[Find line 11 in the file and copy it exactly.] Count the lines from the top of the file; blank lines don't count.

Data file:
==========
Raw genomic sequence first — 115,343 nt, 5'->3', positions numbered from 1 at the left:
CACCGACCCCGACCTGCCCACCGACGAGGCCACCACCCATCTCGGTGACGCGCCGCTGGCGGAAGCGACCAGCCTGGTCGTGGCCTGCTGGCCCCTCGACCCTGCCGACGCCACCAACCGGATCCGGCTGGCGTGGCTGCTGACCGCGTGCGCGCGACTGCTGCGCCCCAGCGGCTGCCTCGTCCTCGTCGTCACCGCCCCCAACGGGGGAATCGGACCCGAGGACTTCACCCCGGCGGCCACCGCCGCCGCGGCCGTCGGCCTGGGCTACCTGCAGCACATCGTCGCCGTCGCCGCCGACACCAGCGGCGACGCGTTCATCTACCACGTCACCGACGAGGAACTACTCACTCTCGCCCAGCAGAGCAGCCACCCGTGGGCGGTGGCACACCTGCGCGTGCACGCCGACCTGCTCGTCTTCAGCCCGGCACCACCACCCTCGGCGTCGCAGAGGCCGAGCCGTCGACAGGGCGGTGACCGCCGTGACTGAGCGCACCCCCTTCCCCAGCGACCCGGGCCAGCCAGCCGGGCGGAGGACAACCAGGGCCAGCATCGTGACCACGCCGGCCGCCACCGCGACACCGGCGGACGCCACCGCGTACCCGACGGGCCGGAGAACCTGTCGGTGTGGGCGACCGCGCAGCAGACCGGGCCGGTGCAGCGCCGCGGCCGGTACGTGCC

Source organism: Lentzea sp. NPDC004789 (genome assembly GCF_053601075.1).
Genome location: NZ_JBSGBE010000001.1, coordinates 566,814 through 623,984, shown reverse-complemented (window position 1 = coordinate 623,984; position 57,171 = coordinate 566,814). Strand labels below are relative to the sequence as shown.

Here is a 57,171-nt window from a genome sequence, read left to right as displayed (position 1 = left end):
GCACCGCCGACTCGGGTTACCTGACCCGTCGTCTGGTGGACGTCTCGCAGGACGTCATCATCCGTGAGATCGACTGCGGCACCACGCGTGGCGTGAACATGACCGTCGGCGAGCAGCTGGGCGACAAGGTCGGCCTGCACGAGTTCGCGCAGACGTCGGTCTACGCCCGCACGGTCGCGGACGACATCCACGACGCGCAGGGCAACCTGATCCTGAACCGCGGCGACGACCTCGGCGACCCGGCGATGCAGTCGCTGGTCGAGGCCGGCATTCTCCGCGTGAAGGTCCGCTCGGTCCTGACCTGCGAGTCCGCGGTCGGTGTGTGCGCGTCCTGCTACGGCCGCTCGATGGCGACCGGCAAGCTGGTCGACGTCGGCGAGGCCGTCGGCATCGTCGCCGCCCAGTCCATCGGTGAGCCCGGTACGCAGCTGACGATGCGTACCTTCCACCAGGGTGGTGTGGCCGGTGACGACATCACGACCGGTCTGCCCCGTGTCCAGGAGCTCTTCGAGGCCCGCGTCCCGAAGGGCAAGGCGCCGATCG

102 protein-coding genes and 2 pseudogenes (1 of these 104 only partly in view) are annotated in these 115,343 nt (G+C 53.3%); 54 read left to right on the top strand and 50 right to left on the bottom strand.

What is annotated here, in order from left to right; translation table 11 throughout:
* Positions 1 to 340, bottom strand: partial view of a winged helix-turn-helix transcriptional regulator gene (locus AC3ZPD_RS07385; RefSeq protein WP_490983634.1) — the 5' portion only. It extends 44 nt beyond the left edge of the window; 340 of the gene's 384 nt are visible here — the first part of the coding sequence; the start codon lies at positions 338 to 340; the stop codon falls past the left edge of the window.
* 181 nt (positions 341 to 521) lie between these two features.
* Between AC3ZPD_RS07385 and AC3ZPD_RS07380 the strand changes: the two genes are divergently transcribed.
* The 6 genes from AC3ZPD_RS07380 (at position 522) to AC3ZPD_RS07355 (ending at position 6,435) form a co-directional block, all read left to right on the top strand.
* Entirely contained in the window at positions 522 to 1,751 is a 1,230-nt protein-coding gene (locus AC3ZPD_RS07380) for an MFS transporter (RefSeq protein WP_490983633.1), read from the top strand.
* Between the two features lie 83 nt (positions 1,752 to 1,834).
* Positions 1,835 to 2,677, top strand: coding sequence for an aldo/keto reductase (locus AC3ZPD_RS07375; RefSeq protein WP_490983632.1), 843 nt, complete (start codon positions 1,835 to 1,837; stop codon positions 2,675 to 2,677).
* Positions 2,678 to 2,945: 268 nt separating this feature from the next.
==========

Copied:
* Between AC3ZPD_RS07385 and AC3ZPD_RS07380 the strand changes: the two genes are divergently transcribed.